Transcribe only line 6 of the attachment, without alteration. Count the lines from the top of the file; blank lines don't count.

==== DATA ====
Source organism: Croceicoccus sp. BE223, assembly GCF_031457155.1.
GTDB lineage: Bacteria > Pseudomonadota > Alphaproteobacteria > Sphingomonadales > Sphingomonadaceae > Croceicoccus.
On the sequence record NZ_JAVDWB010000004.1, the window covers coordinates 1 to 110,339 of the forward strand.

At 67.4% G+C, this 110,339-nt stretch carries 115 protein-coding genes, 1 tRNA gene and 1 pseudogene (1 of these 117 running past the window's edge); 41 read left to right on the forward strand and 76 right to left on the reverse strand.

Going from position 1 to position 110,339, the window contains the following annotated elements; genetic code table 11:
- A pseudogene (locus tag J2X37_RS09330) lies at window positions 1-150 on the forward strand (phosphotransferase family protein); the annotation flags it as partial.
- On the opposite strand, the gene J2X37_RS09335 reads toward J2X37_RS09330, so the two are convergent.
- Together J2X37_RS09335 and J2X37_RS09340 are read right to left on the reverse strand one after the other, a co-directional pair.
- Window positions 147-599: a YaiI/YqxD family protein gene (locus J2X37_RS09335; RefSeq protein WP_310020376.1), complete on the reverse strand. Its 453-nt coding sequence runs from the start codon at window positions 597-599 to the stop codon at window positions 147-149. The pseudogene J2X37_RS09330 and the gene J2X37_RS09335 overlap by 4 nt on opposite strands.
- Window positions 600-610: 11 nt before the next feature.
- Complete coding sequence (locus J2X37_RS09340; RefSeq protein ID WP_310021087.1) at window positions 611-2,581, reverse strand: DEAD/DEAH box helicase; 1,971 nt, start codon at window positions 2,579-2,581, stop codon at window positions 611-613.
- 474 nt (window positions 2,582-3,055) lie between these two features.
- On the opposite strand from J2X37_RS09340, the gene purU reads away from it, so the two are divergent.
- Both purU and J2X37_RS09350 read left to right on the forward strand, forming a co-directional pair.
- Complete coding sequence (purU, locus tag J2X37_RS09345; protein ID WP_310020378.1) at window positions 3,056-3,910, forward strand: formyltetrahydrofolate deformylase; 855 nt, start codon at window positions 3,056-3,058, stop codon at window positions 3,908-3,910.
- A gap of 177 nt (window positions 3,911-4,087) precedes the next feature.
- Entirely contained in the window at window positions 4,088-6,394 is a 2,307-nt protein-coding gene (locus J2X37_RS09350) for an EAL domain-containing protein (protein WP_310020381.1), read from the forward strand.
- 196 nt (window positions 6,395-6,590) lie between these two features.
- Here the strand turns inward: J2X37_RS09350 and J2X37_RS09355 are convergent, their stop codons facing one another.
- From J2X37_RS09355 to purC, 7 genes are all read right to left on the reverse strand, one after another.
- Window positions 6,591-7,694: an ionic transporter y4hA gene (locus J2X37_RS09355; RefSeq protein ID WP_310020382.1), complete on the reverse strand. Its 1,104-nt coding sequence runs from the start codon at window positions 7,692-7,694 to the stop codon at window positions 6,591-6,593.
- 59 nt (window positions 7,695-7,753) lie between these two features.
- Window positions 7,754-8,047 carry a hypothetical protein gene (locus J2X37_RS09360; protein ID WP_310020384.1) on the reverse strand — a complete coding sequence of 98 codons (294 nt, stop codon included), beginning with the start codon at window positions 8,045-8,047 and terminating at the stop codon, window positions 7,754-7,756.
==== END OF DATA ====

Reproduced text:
- A pseudogene (locus tag J2X37_RS09330) lies at window positions 1-150 on the forward strand (phosphotransferase family protein); the annotation flags it as partial.